Aug. 9, 2007 A University of Illinois study confirms what has long been thought about the benefits of organized youth activities: It's not enough to appear in the yearbook's Pep Club picture or show up for the really big games. To maximize the benefits of any youth activity, teens must invest time and energy in them, participate because they truly enjoy the activity, and take on a leadership role.
"Quite naturally, the kids who go to all the games, become club officers, teach new cheers, make and wave banners, and care passionately about whether their team wins or loses are the ones who get the most out of being in Pep Club," said David Hansen, a U of I assistant professor of human and community development.
But Pep Club? What can you get out of Pep Club? According to the study, engagement in an activity may more important to a teen's development than the activity he chooses, the researcher said.
Why are youth activities so important" "As a rule, participation in organized youth activities predicts college achievement, interpersonal competence, reduced risky behaviors, and adult civic engagement," he said.
"So knowing the factors that enhance teens' participation in youth activities is important to understanding how to improve their development in these groups," he added.
In the study, 1,822 eleventh grade students were surveyed about their experiences in different types of organized activities, including sports, performance and fine arts, academic clubs and leadership, community-based groups (such as Scouts), career and technical organizations (such as FFA), service groups, and faith-based youth groups.
The teens reported the amount of time they spent in an activity, their motivation for joining, their leadership roles, and the adult-to-youth ratio. In answering the survey's questions, they rated activities for positive experiences in identity development, initiative building, emotional regulation, teamwork and social skills, positive relationships, and adult networks and social capital. They also documented their negative experiences.
"We found that the amount of time teens put into an activity made more difference than the type of activity they were putting their time into," he said.
"And teens' opportunities are broadened if adult leaders are able to inspire kids and are confident in handing teens the reins," said Hansen.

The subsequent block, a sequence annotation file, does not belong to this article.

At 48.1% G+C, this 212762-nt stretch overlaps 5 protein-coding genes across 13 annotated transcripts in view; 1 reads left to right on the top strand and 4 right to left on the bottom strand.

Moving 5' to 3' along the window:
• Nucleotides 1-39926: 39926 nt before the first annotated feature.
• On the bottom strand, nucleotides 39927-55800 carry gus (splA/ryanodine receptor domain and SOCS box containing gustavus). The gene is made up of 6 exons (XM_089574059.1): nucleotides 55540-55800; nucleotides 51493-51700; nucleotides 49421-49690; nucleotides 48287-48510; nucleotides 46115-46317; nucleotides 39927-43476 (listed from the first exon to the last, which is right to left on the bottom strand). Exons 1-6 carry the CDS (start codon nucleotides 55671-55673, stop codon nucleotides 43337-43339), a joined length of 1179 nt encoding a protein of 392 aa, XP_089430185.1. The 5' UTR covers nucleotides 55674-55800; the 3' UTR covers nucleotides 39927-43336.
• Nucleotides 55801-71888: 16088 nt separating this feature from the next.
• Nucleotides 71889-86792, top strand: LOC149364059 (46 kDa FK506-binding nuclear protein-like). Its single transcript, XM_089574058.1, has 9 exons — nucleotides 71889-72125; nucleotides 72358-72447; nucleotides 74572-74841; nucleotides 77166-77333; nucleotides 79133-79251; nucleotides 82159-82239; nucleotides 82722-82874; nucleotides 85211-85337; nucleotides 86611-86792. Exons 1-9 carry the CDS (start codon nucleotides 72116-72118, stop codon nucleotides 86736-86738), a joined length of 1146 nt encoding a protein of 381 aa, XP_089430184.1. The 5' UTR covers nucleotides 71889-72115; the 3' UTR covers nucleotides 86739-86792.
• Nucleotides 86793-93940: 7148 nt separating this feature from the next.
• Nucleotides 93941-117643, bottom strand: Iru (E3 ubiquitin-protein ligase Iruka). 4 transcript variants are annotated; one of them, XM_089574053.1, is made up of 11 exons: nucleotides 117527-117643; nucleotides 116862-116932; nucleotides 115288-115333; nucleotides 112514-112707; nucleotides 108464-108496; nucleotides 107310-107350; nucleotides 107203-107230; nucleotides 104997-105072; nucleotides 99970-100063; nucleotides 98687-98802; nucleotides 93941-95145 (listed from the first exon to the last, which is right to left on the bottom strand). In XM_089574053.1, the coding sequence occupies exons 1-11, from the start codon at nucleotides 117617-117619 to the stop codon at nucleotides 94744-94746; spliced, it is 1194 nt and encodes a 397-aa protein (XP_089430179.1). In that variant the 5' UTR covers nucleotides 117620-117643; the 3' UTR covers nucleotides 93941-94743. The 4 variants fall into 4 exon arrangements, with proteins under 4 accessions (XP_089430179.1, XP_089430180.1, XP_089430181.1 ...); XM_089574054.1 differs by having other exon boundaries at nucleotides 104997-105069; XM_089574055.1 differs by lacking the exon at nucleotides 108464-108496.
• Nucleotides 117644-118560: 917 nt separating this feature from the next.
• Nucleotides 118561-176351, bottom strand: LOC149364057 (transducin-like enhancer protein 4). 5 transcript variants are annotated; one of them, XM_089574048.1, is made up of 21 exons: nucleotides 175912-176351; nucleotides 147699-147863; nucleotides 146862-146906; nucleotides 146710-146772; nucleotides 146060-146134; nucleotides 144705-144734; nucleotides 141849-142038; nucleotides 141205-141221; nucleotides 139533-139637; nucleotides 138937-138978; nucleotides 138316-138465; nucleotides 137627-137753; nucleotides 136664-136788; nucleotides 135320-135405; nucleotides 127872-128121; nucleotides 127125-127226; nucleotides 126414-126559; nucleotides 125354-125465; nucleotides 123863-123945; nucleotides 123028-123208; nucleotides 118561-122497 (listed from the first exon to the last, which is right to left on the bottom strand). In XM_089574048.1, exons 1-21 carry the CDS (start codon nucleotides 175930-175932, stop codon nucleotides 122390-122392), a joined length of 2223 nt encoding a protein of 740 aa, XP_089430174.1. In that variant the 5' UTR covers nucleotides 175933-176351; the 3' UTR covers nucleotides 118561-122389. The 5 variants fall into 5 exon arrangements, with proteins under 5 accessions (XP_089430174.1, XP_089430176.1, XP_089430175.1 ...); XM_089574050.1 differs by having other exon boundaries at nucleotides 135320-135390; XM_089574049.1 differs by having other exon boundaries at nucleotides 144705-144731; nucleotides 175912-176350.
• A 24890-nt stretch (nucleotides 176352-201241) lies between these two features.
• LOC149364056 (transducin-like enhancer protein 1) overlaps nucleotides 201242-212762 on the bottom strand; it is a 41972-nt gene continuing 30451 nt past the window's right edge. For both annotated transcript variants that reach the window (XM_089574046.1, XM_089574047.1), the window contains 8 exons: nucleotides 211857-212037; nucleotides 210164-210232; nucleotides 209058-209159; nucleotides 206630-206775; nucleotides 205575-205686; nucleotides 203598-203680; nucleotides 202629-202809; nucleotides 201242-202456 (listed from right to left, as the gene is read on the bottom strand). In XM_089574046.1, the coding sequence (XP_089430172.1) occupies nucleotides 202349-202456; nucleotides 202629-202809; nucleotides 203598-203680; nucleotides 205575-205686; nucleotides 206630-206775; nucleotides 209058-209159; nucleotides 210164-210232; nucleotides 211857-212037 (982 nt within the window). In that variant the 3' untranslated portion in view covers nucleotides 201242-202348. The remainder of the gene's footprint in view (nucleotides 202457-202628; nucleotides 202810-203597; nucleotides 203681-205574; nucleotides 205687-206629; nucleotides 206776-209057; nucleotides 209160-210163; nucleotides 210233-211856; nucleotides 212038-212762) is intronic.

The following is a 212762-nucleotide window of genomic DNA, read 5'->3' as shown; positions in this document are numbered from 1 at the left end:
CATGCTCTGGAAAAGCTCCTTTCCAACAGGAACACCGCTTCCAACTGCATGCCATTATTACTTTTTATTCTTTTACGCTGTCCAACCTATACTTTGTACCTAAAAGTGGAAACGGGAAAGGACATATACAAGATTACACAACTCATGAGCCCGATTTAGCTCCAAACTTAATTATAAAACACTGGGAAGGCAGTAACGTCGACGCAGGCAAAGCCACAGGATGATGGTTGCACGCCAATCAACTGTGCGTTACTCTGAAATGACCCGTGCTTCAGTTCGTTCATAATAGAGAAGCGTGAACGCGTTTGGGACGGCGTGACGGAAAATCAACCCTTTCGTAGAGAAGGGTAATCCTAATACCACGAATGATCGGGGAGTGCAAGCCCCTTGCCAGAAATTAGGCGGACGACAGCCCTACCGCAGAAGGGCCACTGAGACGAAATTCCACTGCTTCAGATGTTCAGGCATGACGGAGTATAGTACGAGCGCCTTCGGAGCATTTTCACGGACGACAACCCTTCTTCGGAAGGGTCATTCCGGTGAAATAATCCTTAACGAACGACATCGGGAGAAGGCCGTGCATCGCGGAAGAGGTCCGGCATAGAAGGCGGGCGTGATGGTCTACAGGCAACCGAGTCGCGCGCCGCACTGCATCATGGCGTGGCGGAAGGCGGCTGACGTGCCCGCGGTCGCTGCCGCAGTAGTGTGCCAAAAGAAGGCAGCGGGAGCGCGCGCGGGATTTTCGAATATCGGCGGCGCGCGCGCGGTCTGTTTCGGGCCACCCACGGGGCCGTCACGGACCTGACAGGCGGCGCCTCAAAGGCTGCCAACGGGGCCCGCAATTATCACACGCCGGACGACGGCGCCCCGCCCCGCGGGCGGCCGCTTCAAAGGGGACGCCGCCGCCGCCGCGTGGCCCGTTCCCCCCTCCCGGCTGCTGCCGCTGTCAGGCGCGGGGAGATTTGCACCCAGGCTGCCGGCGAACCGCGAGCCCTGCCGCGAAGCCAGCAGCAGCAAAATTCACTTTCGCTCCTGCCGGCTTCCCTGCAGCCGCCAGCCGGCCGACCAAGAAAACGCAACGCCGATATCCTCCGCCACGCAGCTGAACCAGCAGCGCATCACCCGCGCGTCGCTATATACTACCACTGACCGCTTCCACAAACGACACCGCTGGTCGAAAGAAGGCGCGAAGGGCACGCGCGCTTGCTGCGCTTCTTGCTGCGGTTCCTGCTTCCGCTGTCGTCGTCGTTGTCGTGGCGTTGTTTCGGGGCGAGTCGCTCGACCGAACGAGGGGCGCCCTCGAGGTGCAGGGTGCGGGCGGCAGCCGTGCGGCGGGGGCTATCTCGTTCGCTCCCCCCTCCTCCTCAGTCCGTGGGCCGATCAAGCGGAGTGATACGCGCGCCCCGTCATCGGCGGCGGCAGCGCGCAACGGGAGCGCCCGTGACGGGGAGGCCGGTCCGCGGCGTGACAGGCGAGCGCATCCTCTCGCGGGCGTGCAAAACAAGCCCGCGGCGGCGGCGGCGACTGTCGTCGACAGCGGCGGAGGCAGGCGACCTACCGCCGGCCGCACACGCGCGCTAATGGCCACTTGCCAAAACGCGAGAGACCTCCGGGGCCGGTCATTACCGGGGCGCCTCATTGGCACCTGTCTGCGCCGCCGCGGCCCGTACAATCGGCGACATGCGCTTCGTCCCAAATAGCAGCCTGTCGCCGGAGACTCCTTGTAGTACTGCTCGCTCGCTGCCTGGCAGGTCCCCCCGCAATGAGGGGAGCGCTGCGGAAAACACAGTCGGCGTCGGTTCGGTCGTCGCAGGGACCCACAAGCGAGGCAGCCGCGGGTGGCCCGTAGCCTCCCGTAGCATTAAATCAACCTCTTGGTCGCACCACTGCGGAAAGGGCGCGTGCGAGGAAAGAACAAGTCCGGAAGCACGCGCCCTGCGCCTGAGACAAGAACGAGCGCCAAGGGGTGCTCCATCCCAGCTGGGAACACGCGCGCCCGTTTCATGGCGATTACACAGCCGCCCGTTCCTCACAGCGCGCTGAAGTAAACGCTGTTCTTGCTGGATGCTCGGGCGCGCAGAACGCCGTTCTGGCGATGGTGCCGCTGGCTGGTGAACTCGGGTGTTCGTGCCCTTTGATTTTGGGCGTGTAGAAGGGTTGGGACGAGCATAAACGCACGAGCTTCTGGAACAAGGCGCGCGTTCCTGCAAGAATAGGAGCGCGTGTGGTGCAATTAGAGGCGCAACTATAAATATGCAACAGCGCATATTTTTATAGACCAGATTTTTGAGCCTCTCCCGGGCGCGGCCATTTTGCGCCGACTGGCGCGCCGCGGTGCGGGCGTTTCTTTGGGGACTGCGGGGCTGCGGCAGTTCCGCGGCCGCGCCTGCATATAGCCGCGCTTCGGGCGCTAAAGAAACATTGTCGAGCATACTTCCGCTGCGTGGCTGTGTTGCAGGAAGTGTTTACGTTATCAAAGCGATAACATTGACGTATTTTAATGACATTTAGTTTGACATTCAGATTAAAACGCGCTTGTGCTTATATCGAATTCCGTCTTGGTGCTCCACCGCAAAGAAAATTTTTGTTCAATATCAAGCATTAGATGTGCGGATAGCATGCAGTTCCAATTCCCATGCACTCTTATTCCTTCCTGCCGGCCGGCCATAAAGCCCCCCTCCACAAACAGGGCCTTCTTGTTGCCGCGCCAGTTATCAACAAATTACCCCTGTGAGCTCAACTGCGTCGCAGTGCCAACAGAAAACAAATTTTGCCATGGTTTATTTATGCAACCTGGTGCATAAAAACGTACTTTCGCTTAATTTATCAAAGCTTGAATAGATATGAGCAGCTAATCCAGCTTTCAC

What about the influence of peers or parents in selecting and sticking with an activity" "Peers are important in getting their friends into an activity, but once a teen's in it, it's the activity that keeps them there. They stay because they enjoy it."
"And parents, who know their child's interests and aptitudes, can point out the activities that might appeal to her, but as their teen transitions into high school, a parent's main role is offering support, saying I'll help you get to practices and attend your games or concerts," he said.
"By the time kids get to high school, they're voting with their feet," Hansen added. "They're looking for a group that fits their interests and gives them the chance for recognition and responsibility for what happens in the activity."
And if a teen shows no interest in any youth activities" "Those are the kids we're concerned about, mainly because they're apt to also be disconnected in school and possibly from their families.
"But an adult in a youth activity can be really effective in reaching those kids, so it's important for youth leaders to be aware of these teens, try to connect with them, and find ways to get them involved," he said.
The study, which was co-authored by Reed Larson, was published recently in the Journal of Applied Developmental Psychology. The research was funded by the William T. Grant Foundation.
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